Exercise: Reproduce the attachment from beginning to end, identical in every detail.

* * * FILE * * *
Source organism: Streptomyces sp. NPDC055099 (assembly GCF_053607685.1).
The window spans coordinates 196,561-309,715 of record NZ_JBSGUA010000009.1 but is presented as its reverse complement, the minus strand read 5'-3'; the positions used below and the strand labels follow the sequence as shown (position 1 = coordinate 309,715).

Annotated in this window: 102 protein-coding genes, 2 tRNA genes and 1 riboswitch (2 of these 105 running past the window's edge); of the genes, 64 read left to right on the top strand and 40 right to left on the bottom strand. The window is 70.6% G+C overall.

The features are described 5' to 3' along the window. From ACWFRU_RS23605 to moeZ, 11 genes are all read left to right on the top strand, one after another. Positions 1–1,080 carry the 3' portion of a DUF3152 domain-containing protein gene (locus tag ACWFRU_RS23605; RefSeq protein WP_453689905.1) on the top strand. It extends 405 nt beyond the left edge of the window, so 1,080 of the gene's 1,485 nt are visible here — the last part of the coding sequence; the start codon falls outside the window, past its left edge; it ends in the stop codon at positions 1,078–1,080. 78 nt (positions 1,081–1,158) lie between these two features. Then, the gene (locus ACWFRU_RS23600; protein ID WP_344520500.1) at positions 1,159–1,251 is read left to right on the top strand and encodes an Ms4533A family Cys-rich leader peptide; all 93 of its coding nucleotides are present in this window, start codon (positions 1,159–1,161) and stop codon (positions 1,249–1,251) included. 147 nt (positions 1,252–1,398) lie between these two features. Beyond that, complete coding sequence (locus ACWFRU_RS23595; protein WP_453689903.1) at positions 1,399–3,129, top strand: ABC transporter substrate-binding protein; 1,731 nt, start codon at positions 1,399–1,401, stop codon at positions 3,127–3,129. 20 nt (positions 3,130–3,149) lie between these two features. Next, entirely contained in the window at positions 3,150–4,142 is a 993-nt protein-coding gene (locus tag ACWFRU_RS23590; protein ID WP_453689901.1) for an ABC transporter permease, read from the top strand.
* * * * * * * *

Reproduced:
Source organism: Streptomyces sp. NPDC055099 (assembly GCF_053607685.1).
The window spans coordinates 196,561-309,715 of record NZ_JBSGUA010000009.1 but is presented as its reverse complement, the minus strand read 5'-3'; the positions used below and the strand labels follow the sequence as shown (position 1 = coordinate 309,715).

Annotated in this window: 102 protein-coding genes, 2 tRNA genes and 1 riboswitch (2 of these 105 running past the window's edge); of the genes, 64 read left to right on the top strand and 40 right to left on the bottom strand. The window is 70.6% G+C overall.

The features are described 5' to 3' along the window. From ACWFRU_RS23605 to moeZ, 11 genes are all read left to right on the top strand, one after another. Positions 1–1,080 carry the 3' portion of a DUF3152 domain-containing protein gene (locus tag ACWFRU_RS23605; RefSeq protein WP_453689905.1) on the top strand. It extends 405 nt beyond the left edge of the window, so 1,080 of the gene's 1,485 nt are visible here — the last part of the coding sequence; the start codon falls outside the window, past its left edge; it ends in the stop codon at positions 1,078–1,080. 78 nt (positions 1,081–1,158) lie between these two features. Then, the gene (locus ACWFRU_RS23600; protein ID WP_344520500.1) at positions 1,159–1,251 is read left to right on the top strand and encodes an Ms4533A family Cys-rich leader peptide; all 93 of its coding nucleotides are present in this window, start codon (positions 1,159–1,161) and stop codon (positions 1,249–1,251) included. 147 nt (positions 1,252–1,398) lie between these two features. Beyond that, complete coding sequence (locus ACWFRU_RS23595; protein WP_453689903.1) at positions 1,399–3,129, top strand: ABC transporter substrate-binding protein; 1,731 nt, start codon at positions 1,399–1,401, stop codon at positions 3,127–3,129. 20 nt (positions 3,130–3,149) lie between these two features. Next, entirely contained in the window at positions 3,150–4,142 is a 993-nt protein-coding gene (locus tag ACWFRU_RS23590; protein ID WP_453689901.1) for an ABC transporter permease, read from the top strand.